Saturday, 14 November 2015

The shameful taboo of a traumatic disorder

Earlier this week I had an introduction meeting at the corporation which owns the apartment I most recently looked at to rent. We went through all the usual questions and wishes, and I mentioned of course that I really prefer a quiet place. The man I was talking with mentioned of course that what is an acceptable amount of noise differs per person.

I wanted to explain that I have severe post-traumatic stress syndrome, that many noises from neighbours, heating systems and such startle me and make me want to flee or even commit suicide if they continue for an extended period of time. But I didn't. I just said that I like quiet apartments, with no neighbours above me and such.

A few days ago I was on my way to do groceries on my bicycle, when first this guy and then a girl ended up waiting next to me at a traffic light. They started kissing. The sensation of sickness, rage, terror and panic was just too much to describe in mere words. I wanted to scream, yell, run, get away from there. For hours and until the next day this feeling lasted. Yet I kept it all inside until I was back home and could cry and openly express the ripping pain I felt inside.

I am well aware of how far my PTSD and related traumatic disorders affect my life and how irrational the beliefs are which originate from these traumas, such as that everyone wishes to harm me, that all men are rapists, that all physicians and psychologists are evil, conniving psychopaths, that the only reasonable thing I can do is to take my own life. That there is nothing left to salvage in my life or in humanity as a whole.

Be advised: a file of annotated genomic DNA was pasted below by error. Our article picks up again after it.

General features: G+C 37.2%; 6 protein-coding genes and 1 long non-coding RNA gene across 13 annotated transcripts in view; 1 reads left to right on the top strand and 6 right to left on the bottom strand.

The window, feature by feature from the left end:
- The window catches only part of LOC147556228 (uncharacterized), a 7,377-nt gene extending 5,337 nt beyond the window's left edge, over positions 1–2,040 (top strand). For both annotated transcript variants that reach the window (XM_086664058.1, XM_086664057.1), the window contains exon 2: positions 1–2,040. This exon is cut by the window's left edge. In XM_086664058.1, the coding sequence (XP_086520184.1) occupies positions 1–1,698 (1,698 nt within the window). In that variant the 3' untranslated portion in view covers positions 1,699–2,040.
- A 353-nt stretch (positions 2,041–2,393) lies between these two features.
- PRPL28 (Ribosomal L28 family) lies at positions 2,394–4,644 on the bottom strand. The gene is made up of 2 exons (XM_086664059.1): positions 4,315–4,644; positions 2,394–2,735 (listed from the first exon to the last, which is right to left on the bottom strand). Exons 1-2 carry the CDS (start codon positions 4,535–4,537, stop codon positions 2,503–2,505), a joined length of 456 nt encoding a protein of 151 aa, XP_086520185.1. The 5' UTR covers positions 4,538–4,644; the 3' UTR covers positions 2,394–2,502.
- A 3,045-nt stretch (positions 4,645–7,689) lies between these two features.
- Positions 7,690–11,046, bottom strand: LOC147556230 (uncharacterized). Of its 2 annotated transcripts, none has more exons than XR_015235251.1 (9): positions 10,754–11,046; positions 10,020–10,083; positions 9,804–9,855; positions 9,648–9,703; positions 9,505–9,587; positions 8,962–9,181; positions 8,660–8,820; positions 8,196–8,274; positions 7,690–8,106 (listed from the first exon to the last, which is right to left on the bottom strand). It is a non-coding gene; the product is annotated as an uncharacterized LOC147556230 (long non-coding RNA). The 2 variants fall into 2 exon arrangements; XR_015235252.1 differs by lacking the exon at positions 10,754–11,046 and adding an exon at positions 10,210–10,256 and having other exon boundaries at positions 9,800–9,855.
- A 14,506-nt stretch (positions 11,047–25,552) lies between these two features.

Maybe it's because all of it sounds so completely crazy and out of touch with reality that I cannot and will not talk about with just anyone. I also realise that heterosexual couples have likely no idea how much emotional pain and suffering they cause with their openly affectionate and intimate behaviour. The hatred I feel towards the latter is born from the pain they caused, not because they knowingly and willingly caused my suffering.

Yet all of it comes down to that thanks to these traumatic disorders I have a lot what normal society would call 'crazy' inside of me. Safely locked away until something triggers it. And very few people - basically only those with traumatic disorders themselves - can comprehend what it feels like to survive through each and every day like that.

My name is Maya, and I have multiple traumatic disorders, yet I do not talk about it out of fear that society will shun me even more.

Welcome to today's enlightened society, I guess...


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